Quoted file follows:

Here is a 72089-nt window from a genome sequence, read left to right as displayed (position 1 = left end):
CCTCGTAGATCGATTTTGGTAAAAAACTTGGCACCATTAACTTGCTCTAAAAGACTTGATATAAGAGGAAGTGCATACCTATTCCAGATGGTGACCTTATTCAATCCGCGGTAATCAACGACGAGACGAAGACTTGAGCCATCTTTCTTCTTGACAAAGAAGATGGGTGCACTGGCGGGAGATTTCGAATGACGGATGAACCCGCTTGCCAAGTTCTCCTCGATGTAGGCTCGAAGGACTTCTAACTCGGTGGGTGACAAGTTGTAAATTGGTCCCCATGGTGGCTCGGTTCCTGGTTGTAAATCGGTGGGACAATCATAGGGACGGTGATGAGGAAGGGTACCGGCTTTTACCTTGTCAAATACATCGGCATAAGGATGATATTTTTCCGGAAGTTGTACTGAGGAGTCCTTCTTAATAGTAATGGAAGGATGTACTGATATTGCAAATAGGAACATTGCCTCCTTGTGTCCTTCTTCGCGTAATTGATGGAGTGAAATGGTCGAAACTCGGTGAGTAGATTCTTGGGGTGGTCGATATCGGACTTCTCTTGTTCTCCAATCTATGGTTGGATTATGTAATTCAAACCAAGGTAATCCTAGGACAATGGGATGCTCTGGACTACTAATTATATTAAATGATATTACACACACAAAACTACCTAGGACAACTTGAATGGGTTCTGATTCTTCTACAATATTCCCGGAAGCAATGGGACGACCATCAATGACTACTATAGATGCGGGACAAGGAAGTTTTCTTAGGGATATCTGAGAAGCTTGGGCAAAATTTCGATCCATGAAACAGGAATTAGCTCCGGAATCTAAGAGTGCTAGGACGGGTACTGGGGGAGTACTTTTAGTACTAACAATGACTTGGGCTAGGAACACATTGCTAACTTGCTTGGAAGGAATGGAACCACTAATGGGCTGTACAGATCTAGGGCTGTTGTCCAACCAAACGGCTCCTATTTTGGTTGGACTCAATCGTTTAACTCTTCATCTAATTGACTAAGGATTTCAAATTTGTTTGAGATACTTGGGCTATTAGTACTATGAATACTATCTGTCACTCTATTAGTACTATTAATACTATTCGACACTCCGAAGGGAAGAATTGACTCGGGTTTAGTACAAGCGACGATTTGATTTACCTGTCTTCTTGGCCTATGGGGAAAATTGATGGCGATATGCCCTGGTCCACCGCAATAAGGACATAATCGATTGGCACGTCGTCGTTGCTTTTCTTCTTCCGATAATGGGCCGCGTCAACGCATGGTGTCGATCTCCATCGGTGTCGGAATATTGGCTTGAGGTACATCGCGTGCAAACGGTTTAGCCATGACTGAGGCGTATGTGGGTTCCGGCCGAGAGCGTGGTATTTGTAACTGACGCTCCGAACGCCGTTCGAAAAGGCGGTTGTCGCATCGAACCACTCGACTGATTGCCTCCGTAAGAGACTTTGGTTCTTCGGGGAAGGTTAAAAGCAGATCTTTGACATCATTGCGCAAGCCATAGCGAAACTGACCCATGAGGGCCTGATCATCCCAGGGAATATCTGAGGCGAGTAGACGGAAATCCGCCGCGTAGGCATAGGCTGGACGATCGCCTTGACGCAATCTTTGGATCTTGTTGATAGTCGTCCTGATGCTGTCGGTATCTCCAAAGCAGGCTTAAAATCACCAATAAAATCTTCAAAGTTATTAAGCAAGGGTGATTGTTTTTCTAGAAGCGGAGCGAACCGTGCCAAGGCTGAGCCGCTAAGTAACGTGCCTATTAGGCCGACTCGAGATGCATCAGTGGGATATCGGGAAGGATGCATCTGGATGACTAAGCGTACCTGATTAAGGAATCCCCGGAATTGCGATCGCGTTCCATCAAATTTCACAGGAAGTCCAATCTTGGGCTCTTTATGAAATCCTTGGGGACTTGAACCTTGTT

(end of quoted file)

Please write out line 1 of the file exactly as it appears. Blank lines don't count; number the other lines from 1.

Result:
Here is a 72089-nt window from a genome sequence, read left to right as displayed (position 1 = left end):